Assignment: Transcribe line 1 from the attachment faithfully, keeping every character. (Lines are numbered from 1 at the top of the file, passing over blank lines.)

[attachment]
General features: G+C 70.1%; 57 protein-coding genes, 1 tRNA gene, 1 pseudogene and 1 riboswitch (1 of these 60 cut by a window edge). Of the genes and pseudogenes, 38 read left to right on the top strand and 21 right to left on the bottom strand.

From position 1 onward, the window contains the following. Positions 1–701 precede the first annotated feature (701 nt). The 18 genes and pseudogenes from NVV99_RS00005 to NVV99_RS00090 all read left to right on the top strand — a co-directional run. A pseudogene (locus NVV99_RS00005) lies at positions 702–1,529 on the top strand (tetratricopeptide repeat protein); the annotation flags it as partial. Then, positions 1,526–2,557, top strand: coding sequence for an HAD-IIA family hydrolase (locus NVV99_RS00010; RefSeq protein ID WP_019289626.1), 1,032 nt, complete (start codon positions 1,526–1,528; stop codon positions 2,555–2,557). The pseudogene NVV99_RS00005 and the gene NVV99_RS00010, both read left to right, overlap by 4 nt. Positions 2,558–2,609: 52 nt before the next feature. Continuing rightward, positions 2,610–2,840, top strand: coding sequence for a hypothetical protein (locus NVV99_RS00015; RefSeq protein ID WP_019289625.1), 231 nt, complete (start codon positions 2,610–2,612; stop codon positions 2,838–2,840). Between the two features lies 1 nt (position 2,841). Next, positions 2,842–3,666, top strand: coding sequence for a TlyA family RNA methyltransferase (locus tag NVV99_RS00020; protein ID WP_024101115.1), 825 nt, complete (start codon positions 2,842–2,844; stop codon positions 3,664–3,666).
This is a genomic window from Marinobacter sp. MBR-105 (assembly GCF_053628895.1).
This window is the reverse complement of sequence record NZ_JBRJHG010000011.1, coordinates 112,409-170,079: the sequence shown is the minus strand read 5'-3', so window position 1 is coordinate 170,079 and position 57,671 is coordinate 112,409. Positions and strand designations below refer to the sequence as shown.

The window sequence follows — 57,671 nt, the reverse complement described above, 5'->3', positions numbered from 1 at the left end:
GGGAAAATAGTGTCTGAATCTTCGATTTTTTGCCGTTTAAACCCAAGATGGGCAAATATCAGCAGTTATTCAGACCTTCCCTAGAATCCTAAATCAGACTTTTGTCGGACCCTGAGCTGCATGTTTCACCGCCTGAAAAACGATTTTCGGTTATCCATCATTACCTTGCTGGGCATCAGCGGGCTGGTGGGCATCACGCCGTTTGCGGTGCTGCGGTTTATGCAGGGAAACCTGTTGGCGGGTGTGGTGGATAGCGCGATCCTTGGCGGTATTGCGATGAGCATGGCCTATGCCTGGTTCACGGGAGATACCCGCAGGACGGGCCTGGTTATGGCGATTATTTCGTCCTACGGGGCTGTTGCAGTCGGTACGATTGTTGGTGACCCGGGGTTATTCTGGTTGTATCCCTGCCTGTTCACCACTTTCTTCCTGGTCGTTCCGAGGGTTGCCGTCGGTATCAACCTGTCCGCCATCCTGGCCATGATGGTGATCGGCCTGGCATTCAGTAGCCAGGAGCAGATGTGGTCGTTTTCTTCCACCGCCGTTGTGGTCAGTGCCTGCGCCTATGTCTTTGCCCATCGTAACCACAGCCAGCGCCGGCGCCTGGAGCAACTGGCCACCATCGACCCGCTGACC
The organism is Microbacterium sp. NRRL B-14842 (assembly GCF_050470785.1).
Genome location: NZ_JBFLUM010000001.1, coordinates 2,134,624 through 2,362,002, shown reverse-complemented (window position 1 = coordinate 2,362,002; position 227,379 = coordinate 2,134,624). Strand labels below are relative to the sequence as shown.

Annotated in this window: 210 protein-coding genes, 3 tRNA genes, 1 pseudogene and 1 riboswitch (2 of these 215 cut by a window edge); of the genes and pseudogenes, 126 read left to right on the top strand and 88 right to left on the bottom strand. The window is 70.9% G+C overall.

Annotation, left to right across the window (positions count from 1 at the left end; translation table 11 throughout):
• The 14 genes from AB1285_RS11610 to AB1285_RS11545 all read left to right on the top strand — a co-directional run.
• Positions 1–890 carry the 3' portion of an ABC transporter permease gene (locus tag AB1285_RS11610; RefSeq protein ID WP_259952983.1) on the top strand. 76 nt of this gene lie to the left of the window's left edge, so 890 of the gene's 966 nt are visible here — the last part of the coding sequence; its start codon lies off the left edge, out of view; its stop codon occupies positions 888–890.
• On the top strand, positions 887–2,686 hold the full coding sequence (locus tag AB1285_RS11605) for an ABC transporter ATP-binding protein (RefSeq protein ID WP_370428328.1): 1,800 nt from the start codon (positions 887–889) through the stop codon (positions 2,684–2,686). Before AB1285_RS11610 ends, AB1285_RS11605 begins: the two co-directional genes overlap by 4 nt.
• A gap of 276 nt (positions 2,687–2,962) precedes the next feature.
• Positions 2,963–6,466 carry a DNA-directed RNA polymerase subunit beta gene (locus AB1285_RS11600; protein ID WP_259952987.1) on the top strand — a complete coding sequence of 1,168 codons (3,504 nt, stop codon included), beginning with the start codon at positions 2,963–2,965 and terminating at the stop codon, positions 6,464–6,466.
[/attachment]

General features: G+C 70.1%; 57 protein-coding genes, 1 tRNA gene, 1 pseudogene and 1 riboswitch (1 of these 60 cut by a window edge). Of the genes and pseudogenes, 38 read left to right on the top strand and 21 right to left on the bottom strand.